HOME > Tips & Advice >
HOW TO MAKE A CHEAP SUIT LOOK EXPENSIVE
TIPS ON OUTDRESSING GUYS WHO’VE SPENT HUNDREDS OF POUNDS MORE ON TAILORING THAN YOU
Not to go all Barney Stinson on you, but every guy needs a suit. Doesn’t matter who you are, what you do, which party you vote for or how you hang your toilet paper, at some point in your life you will need a suit. That’s not to say you’ll always have to pay a fortune for one though. It’s very easy to be reeled into the marketing spiel of the expensive brands and assume you must spend thousands of pounds on a jacket and some trousers. If you want to go down that route, that’s great. You’ll probably end up the proud owner of a tailored, Italian suit, or even your own beautifully bespoke creation. But as ever, there are other options.
Just as you can buy a Ford instead of a Bentley, you can buy a cheap suit over a pricey one. And unlike with cars, where no number of go-faster stripes or tinted windows will ever have people confuse your third generation Mondeo for something out of Floyd Mayweather’s garage, cheap suits can be made to look far more expensive than they really are. All you have to do is get savvy and put in a little effort.
To begin with, you need to find the right cheap suit, as not all inexpensive clothes are made equally. What you want to do is avoid synthetics like polyester and look for wool or wool-blends. Wool is more breathable and holds its shape better, which is why it’s the material usually used for more expensive suits. And if you can, look for higher thread counts, as this roughly determines how fine the fibres feel in your hands.
It should go without saying that you’ll want to stick to the three basic colours when suit shopping on a bargain: black, navy and grey. As for the more basic but necessary advice, here’s a quickfire round to set you straight: Single breast over double, notch lapel over peaked and certainly over shawl, and checks are acceptable but nothing too flashy (you won't be paying enough to pull off flashy).
M&S and Zara should be your first port of call, offering modern cuts that still stand out from the rest of the high street names. That said, places like Moss Bros, Burton, Slaters and Mango are popular for a good reason, so check out what they’ve got in stock too. It is possible to get lucky and find something from brands like Perry Ellis or French Connection, but don’t bet on it.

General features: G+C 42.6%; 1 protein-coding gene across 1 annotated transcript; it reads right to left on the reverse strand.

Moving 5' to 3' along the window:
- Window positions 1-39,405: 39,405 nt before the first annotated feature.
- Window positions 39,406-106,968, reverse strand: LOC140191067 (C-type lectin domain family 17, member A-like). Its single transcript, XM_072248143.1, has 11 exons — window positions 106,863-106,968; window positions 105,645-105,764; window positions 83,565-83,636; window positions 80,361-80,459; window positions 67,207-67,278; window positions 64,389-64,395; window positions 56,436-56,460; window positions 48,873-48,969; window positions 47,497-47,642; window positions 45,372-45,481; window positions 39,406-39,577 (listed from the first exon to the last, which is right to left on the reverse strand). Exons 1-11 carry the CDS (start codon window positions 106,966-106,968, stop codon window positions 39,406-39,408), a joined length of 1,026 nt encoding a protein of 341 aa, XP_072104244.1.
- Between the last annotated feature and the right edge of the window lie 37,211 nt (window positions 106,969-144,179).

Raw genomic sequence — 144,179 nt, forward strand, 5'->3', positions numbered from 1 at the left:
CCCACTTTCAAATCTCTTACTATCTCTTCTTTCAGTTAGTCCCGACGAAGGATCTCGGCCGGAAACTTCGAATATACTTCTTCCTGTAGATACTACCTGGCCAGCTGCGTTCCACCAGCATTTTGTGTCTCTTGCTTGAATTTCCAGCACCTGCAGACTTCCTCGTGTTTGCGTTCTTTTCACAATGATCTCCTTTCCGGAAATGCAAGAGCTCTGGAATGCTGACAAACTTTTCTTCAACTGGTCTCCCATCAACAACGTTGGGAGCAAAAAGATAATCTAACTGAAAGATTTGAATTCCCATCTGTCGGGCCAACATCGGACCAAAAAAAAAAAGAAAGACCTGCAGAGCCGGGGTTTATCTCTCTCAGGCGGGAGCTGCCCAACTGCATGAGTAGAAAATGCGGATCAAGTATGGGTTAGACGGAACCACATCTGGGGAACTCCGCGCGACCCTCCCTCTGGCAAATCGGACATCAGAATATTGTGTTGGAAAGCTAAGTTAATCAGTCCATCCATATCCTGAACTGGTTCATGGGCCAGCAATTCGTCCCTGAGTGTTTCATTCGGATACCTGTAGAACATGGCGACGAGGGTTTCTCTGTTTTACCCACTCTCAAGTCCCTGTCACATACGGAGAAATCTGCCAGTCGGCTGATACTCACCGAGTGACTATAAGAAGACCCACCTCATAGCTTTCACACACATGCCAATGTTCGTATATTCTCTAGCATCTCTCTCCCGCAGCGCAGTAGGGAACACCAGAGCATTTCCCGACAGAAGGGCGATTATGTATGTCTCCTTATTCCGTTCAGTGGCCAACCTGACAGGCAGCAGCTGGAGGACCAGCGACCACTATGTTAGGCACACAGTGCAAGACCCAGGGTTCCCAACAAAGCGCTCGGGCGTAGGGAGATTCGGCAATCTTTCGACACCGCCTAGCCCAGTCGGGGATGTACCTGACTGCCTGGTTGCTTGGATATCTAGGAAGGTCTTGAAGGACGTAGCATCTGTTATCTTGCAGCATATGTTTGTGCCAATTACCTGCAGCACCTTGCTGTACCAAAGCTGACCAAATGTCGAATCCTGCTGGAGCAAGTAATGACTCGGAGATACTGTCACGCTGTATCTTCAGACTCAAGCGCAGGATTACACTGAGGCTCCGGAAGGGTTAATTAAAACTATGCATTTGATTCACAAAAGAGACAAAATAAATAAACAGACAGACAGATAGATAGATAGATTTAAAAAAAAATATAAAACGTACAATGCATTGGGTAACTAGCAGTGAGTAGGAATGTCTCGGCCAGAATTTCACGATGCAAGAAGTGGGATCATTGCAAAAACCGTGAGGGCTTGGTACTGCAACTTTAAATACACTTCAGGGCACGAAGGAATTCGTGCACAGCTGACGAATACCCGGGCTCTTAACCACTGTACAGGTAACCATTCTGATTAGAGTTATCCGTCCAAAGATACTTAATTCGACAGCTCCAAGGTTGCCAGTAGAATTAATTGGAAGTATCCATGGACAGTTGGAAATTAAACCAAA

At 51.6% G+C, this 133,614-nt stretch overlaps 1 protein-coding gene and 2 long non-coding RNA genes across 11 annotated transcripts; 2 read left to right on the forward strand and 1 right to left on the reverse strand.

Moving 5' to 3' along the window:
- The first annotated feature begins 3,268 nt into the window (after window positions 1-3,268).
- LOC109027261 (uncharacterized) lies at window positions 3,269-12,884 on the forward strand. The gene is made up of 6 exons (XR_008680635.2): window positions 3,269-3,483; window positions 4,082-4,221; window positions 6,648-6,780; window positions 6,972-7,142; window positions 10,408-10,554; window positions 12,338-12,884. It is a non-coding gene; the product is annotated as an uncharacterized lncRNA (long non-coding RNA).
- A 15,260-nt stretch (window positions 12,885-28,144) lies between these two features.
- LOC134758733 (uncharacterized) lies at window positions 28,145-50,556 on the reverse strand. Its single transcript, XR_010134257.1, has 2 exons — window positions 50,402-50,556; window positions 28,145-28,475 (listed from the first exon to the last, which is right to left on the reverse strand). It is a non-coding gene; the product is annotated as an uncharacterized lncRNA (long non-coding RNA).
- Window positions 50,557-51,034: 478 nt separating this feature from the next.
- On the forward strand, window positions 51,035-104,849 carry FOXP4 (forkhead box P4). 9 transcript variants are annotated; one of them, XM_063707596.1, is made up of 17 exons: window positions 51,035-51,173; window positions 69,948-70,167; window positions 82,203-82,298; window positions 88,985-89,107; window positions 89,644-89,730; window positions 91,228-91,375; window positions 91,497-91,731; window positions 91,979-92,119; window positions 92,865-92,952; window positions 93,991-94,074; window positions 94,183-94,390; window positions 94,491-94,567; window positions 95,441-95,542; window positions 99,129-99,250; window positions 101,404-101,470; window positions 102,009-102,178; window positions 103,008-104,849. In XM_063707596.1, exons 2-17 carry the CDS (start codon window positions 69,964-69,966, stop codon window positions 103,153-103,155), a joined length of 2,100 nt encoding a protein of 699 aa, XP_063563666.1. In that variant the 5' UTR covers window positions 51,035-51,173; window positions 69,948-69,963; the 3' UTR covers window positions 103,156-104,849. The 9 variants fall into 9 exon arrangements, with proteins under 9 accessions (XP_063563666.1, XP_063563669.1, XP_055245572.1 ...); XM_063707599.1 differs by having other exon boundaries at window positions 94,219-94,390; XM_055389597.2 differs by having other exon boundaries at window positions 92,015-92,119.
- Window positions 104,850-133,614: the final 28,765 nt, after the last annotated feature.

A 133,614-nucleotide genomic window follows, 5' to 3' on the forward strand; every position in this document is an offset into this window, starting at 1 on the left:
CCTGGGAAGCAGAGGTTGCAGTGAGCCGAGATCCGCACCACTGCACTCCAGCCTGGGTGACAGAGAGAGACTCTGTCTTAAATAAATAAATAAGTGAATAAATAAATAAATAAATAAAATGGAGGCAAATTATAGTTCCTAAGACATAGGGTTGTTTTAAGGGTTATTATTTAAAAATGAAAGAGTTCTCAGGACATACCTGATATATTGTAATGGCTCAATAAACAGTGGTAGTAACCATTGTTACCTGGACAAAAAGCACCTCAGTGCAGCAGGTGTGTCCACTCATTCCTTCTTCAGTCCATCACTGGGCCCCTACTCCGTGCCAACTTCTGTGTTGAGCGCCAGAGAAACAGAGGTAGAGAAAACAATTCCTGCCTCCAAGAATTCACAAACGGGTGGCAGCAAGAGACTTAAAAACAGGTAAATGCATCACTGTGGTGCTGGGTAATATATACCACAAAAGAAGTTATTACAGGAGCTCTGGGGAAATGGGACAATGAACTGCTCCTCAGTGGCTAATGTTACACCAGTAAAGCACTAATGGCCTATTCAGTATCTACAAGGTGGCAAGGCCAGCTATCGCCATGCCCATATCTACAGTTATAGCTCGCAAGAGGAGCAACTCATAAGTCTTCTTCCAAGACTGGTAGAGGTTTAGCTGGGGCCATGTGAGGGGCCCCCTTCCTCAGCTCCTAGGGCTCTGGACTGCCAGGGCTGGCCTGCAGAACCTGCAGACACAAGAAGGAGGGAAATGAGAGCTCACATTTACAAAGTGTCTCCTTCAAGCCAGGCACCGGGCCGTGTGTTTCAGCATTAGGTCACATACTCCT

If you’ve stuck to the above advice, then you should have found the cheap suit of your dreams, one that’s a nice, dark colour and barely into three figures. If you accidentally splashed £1,500 on a polka dot nightmare, please stop reading now. For everyone else, take your suit into a fitting room and try it on. Now listen carefully; for there’s an old trick to find out if the jacket fits properly that I’m trusting you with: while you’ve got the suit on, slowly lean against a wall, shoulder-first. If you feel the suit touch the wall significantly before your shoulder does, I’m afraid it doesn’t fit. Making sure you’ve got yourself a well-fitting suit is probably more important than anything else, especially when shopping on a budget. If it’s cheap but fits you like a dream, you’ll look incomparably better than the guy wearing a baggy Brioni number.
Now this next section might seem out of place in an article like this, but it’s time to talk tailors. After depleting your small budget by buying the best cheap suit you could find, you probably didn’t give any thought to spending more on alterations, but you don’t actually need to do all that much. If you’re willing to fork out a bit more cash, there are three main things you should be looking to do at a tailor: bring in the sides of the jacket, taper the trouser legs and replace the buttons. You can do plenty more obviously, and the more money you spend the nicer the final result, but you already knew that. Bringing in the jacket sides and tapering the trouser legs both work to give the suit a more angled look, which is something you always want to be aiming for. You can even add an inch cuff on the trousers, a detail not often seen on suits in your price range. As for the buttons; on cheaper suits these are often made from plastic, but they can be easily replaced with genuine shell or horn for a miniscule fee.
And that’s practically that. All you need to do now is pair your suit with some good leather shoes and a nice light shirt and you’re good to go. Accessories like a vintage watch or a pocket square can elevate the style even further, and having it dry cleaned no more than twice a year will hugely increase its lifespan, but as long as you’ve got the basics right, you’re going to be outdressing guys who’ve spent hundreds of pounds more than you.